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Andrea Ware

on 10 January 2013

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Transcript of Theme

Investigating a Work's Theme are ideas about the human condition that we draw from works of literature. Subject vs. Theme Themes Although these are often used interchangeably, they are different.

Subject=what the work is about

Theme=what the work says about the subject The Road Not Taken
Two roads diverged in a yellow wood,
And sorry I could not travel both
And be one traveler, long I stood
And looked down one as far as I could
To where it bent in the undergrowth;

Then took the other, as just as fair,
And having perhaps the better claim
Because it was grassy and wanted wear,
Though as for that the passing there
Had worn them really about the same,

And both that morning equally lay
In leaves no step had trodden black.
Oh, I marked the first for another day!
Yet knowing how way leads on to way
I doubted if I should ever come back.

I shall be telling this with a sigh
Somewhere ages and ages hence:
Two roads diverged in a wood, and I,
I took the one less traveled by,
And that has made all the difference. A work's theme can be from a variety of subjects. When determining a theme, look at the situations within the work. You should be able to make generalizations about the subject based on how it is treated in the work. Now this poem has many interpretations. Click on the links below to read about a few of them from varying sources. Notice how there is not one "right" answer, but they all back up their claims with evidence from the poem . http://www.shmoop.com/road-not-taken/themes.html Consider what the subject of the poem on the next slide may be saying about that subject. The Road Not Taken by Robert Frost Some common subjects are **you may find it helpful to write this down**: -human nature
-the nature of society
-human freedom
-death ***The subject may also be a specific element of one of these*** http://www.enotes.com/road-not-taken/q-and-a/what-theme-road-not-taken-by-robert-frost-147981 http://summerclark7387.hubpages.com/hub/symbolism-and-theme-in-Robert-Frosts-The-Road-Not-Taken Theme may also present a dilemma rather than a message that neatly solves the dilemma. When reading a work, ask yourself: What is the problem the author presents and how is worked out? The Rules - Any given work may have multiple themes, even some that seem to contradict each other - Whatever you think the theme may be, make sure that you can support your assertion with good supporting examples and reasons -Remember that reading is subjective and we each bring our own experiences to our interpretations Strategies for Identifying Themes Look closely at comments made by the characters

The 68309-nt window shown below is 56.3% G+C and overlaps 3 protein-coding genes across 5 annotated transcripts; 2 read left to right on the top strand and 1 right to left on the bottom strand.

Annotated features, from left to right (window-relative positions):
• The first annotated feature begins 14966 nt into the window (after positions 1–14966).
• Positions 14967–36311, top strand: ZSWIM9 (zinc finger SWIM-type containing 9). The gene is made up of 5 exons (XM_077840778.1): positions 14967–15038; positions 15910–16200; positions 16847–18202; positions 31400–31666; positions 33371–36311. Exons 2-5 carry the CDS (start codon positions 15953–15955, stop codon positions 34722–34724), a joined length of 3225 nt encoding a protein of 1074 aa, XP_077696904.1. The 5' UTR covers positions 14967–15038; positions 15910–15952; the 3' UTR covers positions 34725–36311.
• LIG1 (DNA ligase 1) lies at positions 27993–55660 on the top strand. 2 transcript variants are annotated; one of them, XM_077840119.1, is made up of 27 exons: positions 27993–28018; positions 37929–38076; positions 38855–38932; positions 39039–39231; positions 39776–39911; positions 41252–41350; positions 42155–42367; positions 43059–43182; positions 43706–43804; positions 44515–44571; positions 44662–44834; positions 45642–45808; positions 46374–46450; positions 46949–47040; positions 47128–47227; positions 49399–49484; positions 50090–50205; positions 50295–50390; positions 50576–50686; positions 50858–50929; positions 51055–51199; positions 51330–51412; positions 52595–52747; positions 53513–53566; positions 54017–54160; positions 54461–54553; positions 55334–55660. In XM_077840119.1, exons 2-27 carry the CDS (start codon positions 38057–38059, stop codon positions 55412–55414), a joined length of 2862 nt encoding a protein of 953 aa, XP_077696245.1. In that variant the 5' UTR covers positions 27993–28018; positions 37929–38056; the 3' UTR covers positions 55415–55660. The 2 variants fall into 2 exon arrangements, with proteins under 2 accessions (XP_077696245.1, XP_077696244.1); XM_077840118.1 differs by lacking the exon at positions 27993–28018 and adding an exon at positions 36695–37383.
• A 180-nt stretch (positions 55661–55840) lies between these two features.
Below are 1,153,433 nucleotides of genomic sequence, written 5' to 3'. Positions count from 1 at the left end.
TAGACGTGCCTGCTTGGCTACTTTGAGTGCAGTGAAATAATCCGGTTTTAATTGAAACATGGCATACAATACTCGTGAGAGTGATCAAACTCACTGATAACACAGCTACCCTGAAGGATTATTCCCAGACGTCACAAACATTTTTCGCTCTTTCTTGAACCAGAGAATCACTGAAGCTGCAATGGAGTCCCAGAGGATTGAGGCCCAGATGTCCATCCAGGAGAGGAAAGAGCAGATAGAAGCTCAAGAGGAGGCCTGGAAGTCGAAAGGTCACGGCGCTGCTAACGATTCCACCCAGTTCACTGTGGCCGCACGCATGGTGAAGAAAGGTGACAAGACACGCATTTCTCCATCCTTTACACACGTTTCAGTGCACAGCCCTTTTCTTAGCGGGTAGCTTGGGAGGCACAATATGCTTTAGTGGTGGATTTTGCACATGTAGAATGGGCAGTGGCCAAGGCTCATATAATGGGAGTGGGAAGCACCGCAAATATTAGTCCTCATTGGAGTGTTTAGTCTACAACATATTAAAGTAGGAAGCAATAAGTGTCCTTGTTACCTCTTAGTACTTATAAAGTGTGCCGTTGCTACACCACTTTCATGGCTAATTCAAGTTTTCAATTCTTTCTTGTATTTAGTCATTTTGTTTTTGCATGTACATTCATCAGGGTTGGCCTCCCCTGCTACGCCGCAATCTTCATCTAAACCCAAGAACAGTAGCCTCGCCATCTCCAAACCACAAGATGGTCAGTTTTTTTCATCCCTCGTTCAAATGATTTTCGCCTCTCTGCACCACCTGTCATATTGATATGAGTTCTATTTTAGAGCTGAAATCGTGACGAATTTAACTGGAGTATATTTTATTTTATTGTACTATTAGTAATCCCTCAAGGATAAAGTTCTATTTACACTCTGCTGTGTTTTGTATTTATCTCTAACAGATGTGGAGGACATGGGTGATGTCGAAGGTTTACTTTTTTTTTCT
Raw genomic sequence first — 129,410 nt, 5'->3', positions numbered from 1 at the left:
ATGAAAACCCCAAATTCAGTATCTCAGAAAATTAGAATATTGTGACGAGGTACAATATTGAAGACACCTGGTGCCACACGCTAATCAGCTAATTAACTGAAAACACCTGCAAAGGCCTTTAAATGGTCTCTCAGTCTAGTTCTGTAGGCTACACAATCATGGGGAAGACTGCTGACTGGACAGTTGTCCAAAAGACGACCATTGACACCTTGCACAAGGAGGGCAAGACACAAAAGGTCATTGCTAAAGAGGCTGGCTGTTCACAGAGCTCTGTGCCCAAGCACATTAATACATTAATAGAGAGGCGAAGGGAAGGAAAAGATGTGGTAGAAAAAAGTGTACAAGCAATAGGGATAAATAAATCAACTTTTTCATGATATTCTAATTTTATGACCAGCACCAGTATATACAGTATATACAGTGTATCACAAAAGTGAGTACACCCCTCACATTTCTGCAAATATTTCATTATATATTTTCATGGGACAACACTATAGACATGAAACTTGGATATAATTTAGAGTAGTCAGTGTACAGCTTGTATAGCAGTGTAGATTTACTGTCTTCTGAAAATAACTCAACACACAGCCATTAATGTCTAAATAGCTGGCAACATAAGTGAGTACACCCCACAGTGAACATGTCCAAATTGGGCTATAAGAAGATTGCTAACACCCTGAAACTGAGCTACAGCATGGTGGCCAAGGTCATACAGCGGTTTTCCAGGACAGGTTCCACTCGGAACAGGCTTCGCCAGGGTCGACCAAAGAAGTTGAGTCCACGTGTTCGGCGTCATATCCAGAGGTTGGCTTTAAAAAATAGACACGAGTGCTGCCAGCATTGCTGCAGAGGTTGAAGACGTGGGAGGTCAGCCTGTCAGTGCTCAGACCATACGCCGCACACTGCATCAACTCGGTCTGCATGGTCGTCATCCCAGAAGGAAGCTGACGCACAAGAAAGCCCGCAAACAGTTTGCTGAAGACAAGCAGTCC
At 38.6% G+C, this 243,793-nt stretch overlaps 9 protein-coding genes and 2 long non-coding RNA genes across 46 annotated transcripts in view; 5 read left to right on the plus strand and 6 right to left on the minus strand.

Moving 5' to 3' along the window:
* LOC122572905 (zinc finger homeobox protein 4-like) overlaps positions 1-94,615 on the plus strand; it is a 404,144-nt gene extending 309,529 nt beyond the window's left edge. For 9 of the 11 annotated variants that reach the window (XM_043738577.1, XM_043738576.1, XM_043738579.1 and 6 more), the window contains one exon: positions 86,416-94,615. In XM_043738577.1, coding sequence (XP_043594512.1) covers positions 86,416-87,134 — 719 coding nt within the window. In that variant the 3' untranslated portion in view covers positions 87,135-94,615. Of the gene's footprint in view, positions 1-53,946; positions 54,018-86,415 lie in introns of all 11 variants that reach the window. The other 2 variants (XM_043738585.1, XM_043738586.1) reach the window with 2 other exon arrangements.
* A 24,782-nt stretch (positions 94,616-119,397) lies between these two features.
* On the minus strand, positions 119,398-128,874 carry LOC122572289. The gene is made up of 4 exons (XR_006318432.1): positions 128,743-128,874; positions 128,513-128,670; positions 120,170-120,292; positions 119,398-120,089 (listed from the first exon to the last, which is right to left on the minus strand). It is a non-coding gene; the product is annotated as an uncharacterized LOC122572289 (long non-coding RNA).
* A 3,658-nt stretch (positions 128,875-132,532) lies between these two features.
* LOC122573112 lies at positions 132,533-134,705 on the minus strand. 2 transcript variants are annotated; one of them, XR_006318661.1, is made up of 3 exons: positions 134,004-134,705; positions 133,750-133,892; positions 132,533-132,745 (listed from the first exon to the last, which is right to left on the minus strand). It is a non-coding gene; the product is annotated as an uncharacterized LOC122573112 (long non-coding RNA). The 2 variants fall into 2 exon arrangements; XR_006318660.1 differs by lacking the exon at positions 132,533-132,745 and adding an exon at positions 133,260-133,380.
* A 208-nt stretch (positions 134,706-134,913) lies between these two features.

Ask these questions as you read:

1. What image of human nature emerges from the work? Are people generally flawed or good?
2. Does the author portray a particular cultural scheme or society as life-enhancing or life-destroying? Are the characters in the work in conflict with their society? Is the society flawed? And if so, then how?
3. What control do the characters seems to have over their lives? Are they driven by forces beyond their control?
4. What are the moral conflicts in the work? To what extent are characters to blame for their actions?
Who serves as the moral center in the work?

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